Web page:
I have to admit my knowledge of tennis could be written on a ticket for Centre Court, but the stories in these books cover universal themes of ambition, glory, struggle and how emotions and relationships are managed in the glare of publicity and the rigour of remorseless training from a very young age.  And that thwack of ball on racket, against the cheers and groans of the crowd, must be one of the most evocative sounds of this time of year.

If you would like to learn more about our special collection of biographies, we will be having an event on Wednesday 14 June, from 2 to 3pm as part of the Festival of Learning. We will be giving an introduction to the collection and then a chance to look at some of our most interesting books.  Book a free place at your nearest Kensington and Chelsea library.

And we have more info here about our other Festival of Learning events.

The Biography Store Team at Kensington Central Library

Mental Health Awareness Week – Surviving or Thriving?

Read, learn and connect with us during this year’s Mental Health Awareness Week –

Libraries’ positive contribution to the mental well-being of the population is well documented – see the Arts Council’s publication on ‘The health and wellbeing benefits of public libraries.’ 

I say population and not just customers or residents as it has been said that living near a library and, indeed, just walking past a library has a positive effect on one’s emotional and mental well-being.

Of course we in libraries are keen to invite people to come through the doors and experience the well-being benefits first hand. The theme of this year’s Mental Health Awareness Week is ‘Surviving or Thriving’ which encourages us to look at our physical and mental well-being.

Some of our offers are more obviously health focused, our health information displays encourage us to feed our brains with the right food and suggest ways to be more active, as well as giving information on managing and living well with chronic conditions.  Poor physical health can be a drain on our mental and emotional strength and poor mental health can lead to inactivity, poor diet and so the cycle continues.

One way to break cycles of unhelpful thoughts and behaviours is cognitive behavioural therapy and in the West London Clinical Commissioning Group area there is Time to Talk, a free psychological therapy service.

In order to help people decide whether this service is for them or for support while waiting for a referral, or during, or after therapy, the libraries’ Reading Well Books on Prescription collections are recommended by GPs and health promotion specialists. A new collection put together to support those living with chronic conditions will be launched in July this year.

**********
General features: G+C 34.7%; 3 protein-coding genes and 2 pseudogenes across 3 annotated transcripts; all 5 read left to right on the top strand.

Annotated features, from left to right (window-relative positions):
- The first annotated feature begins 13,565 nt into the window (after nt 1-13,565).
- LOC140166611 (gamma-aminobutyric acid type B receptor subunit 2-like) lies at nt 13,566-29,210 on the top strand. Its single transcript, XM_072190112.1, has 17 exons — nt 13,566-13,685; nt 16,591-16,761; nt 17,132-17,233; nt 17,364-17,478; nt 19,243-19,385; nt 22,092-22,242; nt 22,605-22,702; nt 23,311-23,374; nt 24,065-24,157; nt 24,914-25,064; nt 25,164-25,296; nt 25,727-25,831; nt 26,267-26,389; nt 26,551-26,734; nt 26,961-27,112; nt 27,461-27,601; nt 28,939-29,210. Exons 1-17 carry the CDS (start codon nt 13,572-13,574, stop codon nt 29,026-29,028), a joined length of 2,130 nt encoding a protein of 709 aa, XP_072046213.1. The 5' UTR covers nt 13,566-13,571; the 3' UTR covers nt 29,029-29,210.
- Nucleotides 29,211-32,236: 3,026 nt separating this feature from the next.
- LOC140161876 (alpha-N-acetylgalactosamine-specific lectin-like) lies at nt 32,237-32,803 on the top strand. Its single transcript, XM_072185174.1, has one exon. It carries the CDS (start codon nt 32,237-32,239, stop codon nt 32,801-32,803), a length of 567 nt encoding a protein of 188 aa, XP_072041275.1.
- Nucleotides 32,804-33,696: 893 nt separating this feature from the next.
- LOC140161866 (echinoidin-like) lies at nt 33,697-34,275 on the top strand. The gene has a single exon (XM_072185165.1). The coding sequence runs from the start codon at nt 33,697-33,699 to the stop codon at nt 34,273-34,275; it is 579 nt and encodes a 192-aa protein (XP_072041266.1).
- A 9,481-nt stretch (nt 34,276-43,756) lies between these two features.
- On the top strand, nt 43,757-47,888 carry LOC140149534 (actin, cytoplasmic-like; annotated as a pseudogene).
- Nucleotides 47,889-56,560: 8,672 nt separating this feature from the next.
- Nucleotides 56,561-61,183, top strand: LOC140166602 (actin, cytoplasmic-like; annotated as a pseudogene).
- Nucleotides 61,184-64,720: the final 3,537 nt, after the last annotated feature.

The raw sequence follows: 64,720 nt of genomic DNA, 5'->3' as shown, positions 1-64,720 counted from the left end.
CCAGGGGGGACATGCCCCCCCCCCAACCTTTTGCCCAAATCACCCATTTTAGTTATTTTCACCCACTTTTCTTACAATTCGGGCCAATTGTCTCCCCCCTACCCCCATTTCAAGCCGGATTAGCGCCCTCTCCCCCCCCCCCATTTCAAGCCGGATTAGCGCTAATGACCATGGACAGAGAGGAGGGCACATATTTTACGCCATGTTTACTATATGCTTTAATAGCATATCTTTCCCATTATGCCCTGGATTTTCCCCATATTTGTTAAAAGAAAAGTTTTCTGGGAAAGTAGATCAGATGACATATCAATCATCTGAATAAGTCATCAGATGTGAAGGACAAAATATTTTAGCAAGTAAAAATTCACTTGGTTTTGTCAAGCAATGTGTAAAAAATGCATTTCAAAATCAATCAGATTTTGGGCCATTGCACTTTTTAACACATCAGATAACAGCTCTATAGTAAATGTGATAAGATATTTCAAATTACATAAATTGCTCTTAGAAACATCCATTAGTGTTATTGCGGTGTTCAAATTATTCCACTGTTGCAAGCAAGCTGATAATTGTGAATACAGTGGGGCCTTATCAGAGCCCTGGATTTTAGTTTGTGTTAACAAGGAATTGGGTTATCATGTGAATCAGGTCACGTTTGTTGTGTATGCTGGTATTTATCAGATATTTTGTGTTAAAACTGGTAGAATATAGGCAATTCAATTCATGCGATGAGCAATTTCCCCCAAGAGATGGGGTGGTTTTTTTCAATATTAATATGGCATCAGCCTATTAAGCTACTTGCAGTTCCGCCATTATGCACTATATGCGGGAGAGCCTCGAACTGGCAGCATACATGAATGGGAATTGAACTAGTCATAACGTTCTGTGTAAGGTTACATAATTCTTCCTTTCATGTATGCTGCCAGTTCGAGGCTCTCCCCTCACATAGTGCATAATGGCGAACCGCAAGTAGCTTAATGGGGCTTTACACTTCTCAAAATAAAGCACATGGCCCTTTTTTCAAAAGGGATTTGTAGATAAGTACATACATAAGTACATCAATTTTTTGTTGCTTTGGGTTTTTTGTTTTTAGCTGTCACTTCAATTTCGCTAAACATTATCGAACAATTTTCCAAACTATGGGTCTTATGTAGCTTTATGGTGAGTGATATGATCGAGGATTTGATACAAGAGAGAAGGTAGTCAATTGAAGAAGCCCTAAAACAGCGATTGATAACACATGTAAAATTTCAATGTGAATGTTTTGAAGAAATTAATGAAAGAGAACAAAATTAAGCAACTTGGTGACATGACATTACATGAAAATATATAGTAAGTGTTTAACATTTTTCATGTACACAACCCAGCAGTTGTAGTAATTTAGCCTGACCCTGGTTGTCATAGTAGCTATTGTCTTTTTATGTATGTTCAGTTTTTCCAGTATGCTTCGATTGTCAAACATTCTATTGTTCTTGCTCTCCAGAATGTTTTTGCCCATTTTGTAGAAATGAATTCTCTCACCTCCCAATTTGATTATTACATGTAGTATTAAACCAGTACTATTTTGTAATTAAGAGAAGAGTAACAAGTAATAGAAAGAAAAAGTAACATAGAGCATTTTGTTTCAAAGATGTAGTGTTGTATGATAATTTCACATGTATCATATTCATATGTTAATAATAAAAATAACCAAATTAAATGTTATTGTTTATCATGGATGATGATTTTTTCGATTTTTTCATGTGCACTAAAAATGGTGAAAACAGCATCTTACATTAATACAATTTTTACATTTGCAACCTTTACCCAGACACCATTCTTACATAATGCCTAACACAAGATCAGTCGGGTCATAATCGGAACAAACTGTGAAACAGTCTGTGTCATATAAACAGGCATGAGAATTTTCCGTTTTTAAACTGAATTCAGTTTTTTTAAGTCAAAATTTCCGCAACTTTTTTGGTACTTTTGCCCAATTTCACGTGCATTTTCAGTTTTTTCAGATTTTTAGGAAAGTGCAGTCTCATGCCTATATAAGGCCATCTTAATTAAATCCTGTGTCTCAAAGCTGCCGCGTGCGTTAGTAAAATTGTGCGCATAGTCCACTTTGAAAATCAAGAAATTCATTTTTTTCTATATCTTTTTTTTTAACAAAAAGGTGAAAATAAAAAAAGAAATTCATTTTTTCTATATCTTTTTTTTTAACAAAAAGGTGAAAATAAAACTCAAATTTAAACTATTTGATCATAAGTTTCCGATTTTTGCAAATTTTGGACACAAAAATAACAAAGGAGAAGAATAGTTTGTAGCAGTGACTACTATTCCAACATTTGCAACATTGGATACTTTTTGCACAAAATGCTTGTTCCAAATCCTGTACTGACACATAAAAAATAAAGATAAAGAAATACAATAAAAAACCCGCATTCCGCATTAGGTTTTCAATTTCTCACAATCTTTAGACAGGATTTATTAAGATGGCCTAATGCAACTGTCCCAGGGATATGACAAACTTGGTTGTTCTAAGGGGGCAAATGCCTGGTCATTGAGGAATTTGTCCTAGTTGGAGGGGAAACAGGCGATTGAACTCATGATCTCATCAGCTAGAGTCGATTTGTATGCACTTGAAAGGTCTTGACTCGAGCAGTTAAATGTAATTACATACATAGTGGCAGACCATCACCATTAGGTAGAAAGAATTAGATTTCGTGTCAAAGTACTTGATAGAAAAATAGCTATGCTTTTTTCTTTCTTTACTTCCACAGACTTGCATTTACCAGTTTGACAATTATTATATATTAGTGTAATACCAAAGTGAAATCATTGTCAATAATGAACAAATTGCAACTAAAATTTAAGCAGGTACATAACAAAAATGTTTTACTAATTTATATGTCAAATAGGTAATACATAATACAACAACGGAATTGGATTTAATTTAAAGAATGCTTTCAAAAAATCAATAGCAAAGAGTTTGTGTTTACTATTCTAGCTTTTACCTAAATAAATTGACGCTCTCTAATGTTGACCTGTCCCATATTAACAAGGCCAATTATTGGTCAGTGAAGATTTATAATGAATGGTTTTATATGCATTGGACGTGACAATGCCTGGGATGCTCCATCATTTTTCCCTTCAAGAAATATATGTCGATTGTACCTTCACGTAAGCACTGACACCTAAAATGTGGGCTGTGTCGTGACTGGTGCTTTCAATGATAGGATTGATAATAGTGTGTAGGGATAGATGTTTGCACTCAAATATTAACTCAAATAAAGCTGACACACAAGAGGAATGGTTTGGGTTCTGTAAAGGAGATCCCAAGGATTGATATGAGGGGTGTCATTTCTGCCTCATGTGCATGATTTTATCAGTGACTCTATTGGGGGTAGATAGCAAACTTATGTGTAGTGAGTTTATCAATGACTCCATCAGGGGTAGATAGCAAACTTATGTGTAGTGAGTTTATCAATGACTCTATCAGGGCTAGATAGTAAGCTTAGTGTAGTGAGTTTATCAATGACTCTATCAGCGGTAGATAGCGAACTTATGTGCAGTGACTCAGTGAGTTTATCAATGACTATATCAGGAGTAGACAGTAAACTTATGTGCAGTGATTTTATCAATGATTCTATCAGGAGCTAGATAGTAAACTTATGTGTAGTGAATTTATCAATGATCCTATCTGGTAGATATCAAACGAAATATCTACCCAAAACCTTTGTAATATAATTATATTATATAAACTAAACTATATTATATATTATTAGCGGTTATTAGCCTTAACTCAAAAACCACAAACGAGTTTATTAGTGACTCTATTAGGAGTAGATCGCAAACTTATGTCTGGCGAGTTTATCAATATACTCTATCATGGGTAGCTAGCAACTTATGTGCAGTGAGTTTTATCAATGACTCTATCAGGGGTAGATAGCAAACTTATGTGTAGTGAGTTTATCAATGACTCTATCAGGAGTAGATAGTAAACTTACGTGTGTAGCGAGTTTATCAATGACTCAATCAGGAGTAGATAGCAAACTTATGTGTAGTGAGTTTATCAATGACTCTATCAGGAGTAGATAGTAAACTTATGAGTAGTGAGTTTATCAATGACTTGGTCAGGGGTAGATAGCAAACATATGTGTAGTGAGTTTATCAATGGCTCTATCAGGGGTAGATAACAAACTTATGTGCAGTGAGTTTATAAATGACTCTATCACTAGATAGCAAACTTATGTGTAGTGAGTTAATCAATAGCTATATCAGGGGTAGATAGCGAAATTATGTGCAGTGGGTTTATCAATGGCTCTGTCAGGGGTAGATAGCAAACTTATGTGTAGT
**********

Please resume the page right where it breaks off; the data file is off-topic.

The Reading Well Books on Prescription initiative is part of our Bibliotherapy offer. Our libraries host read aloud groups in partnership with The Reader Organisation. These facilitator led Book Break groups meet every week and give members the opportunity to join in reading aloud from good literature and discuss what has been read over a cup of tea or coffee or just sit back, listen and enjoy the company.

It is encouraging to look at how we in libraries contribute to what is called ‘the wider determinants of health’  All the things in our lives that support us, family, work, employment, housing, finances, education, lifelong learning, English classes, coffee mornings, knitting groups, activities for children and teenagers, employment advice, business information points for entrepreneurs old and young, all these available in libraries.

Libraries have always been inspirational and aspirational encouraging us to ask for more learning and knowledge and skills to create meaningful lives for ourselves and our families.

There are also some very good enjoyable fiction books available free to borrow hard copy or online! See our new book displays or see what eBooks and eMagazines we have. Did you know that reading for as little as six minutes can improve mental well-being?

See what you can do this Mental Health Awareness week to look after your own mental well-being, eat well, sleep well, go for a walk in one of our gorgeous parks and yes, visit your local library.

Kate Gielgud
Health Information Co-ordinator

Free Comic Book Day on Saturday 6 May 2017

Pop in to your local Kensington and Chelsea library on Saturday 6 May for Free Comic Book Day!

Free Comic Book Day is an international celebration of all things comics – taking place on the first Saturday in May, it is a day where new titles are released, and comic shops giveaway free issues – we are also taking part, courtesy of the grand folks at Forbidden Planet who are providing the comics.